Taking Care of Your Own: the GI Bill History

Written By Rob Kernoghan

The GI Bill—or The Servicemen’s Readjustment Act of 1944, as it is more prosaically known—is one of the most important pieces of legislation in American history. It was signed into law by President Franklin D. Roosevelt in 1944 to help World War II veterans pay for college and buy homes. The bill has since been amended, expanded and renamed several times to include veterans of other wars and conflicts. Throughout it all, it has remained an important pillar of the American welfare state. This is its brief—and quite consequential—history.

Servicemen’s Readjustment Act: An act to provide Federal Government aid for the readjustment in civilian life of returning World War II veterans, June 22,1944. (Credit: Public Domain)
Servicemen’s Readjustment Act: An act to provide Federal Government aid for the readjustment in civilian life of returning World War II veterans, June 22,1944. (Credit: Public Domain)

Veterans benefits: the early years

In the early 1800s, the United States was a young republic with a small army; by the end of the century, it had become a major military power. Historians ascribe the stellar rise to the country’s developing economy, increasing population, and the widespread belief in Manifest Destiny, which held that it was America’s fate to expand across the continent. This led to several wars, including the Mexican-American War of 1846-8, which resulted in the annexation of California and the Southwest.

Unsurprisingly, American military service was originally built on British traditions. In time, these were adapted to serve the new republic better. Military commanders like Winfield Scott—aptly known as Old Fuss and Feathers for his strict attention to military discipline—brought a Prussian-modeled training program to the battlefields of the War of 1812. Along with the program, came also the tradition of rewarding the armed forces—not only during but also after service.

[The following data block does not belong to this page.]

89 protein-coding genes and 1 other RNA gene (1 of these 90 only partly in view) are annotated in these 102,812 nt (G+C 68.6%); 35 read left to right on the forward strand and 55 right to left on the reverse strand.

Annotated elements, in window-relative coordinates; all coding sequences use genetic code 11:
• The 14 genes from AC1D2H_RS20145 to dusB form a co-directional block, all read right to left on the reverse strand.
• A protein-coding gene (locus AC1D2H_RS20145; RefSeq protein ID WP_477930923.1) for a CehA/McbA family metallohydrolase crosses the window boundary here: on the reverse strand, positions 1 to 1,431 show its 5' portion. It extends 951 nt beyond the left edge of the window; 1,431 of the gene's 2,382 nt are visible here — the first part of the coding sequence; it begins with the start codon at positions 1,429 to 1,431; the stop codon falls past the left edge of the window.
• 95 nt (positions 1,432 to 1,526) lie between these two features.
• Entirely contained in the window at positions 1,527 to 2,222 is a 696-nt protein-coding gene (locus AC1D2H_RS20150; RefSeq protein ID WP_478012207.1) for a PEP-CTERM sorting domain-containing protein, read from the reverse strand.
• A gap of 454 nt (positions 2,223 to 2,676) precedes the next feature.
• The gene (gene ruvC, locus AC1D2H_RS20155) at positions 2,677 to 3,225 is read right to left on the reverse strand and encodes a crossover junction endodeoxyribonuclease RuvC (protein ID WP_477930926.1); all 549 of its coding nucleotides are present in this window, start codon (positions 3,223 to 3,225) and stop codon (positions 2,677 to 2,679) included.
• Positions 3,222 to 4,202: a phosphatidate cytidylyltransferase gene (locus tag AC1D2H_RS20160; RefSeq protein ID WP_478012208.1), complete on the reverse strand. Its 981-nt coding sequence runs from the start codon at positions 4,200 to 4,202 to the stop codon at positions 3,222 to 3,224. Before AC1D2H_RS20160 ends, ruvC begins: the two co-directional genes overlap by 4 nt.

By the turn of the 20th century, US veteran payouts were going to survivors of several wars: the American Civil War, the American-Indian Wars, the Mexican-American War, as well as the Spanish-American War. All in all, even before the beginning of World War I, a basic delivery model for military recruitment and support for service members was firmly in place. But it wasn’t enough. At least not to meet the demands of the tumultuous 20th century.

The Bonus Act of 1924

American veterans returning from World War I got a different and seemingly better deal than their 19th-century predecessors. All war veterans—decided the US government in 1924, passing the Bonus Act—would be paid $1 for each day of active duty at home, and $1.25 for each day served abroad. The deal came with a catch: the bonuses couldn’t be redeemed for 20 years, that is not before 1945.

The participation of the United States in the Great War of 1914-1918 had been late coming, but it was still vital to the victory of the Entente Powers. It involved an unprecedented number of people in uniform for Uncle Sam: nearly four and three quarter million people were entitled to a war pension in line with the Bonus Act, more than all of the previous wars combined.